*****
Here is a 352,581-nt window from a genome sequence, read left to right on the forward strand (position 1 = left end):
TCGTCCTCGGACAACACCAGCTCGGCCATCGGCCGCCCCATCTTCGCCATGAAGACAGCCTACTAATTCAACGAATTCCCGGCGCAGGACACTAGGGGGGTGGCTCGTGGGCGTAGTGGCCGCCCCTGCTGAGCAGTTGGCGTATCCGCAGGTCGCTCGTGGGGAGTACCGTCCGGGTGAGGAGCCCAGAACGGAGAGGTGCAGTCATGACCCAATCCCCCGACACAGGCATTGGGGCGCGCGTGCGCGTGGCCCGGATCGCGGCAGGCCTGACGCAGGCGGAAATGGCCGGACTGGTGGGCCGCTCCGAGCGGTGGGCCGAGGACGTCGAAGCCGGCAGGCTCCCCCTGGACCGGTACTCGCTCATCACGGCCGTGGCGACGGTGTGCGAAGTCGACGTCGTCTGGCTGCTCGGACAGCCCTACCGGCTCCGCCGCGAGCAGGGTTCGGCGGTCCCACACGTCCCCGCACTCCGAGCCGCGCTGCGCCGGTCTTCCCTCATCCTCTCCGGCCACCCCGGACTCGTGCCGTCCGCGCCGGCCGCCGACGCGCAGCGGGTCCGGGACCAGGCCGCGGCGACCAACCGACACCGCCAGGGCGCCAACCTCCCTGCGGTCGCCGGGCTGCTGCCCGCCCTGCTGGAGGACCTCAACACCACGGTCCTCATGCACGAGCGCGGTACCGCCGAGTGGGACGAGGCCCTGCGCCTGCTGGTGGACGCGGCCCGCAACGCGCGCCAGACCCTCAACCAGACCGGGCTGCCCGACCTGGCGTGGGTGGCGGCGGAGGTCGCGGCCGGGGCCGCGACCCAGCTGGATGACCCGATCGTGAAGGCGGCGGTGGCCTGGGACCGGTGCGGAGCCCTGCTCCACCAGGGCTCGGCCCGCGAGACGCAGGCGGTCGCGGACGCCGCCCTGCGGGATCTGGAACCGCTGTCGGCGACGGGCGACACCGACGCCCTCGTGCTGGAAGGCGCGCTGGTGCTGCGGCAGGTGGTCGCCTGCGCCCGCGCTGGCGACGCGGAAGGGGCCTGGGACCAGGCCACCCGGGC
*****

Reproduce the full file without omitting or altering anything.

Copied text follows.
Here is a 352,581-nt window from a genome sequence, read left to right on the forward strand (position 1 = left end):
TCGTCCTCGGACAACACCAGCTCGGCCATCGGCCGCCCCATCTTCGCCATGAAGACAGCCTACTAATTCAACGAATTCCCGGCGCAGGACACTAGGGGGGTGGCTCGTGGGCGTAGTGGCCGCCCCTGCTGAGCAGTTGGCGTATCCGCAGGTCGCTCGTGGGGAGTACCGTCCGGGTGAGGAGCCCAGAACGGAGAGGTGCAGTCATGACCCAATCCCCCGACACAGGCATTGGGGCGCGCGTGCGCGTGGCCCGGATCGCGGCAGGCCTGACGCAGGCGGAAATGGCCGGACTGGTGGGCCGCTCCGAGCGGTGGGCCGAGGACGTCGAAGCCGGCAGGCTCCCCCTGGACCGGTACTCGCTCATCACGGCCGTGGCGACGGTGTGCGAAGTCGACGTCGTCTGGCTGCTCGGACAGCCCTACCGGCTCCGCCGCGAGCAGGGTTCGGCGGTCCCACACGTCCCCGCACTCCGAGCCGCGCTGCGCCGGTCTTCCCTCATCCTCTCCGGCCACCCCGGACTCGTGCCGTCCGCGCCGGCCGCCGACGCGCAGCGGGTCCGGGACCAGGCCGCGGCGACCAACCGACACCGCCAGGGCGCCAACCTCCCTGCGGTCGCCGGGCTGCTGCCCGCCCTGCTGGAGGACCTCAACACCACGGTCCTCATGCACGAGCGCGGTACCGCCGAGTGGGACGAGGCCCTGCGCCTGCTGGTGGACGCGGCCCGCAACGCGCGCCAGACCCTCAACCAGACCGGGCTGCCCGACCTGGCGTGGGTGGCGGCGGAGGTCGCGGCCGGGGCCGCGACCCAGCTGGATGACCCGATCGTGAAGGCGGCGGTGGCCTGGGACCGGTGCGGAGCCCTGCTCCACCAGGGCTCGGCCCGCGAGACGCAGGCGGTCGCGGACGCCGCCCTGCGGGATCTGGAACCGCTGTCGGCGACGGGCGACACCGACGCCCTCGTGCTGGAAGGCGCGCTGGTGCTGCGGCAGGTGGTCGCCTGCGCCCGCGCTGGCGACGCGGAAGGGGCCTGGGACCAGGCCACCCGGGC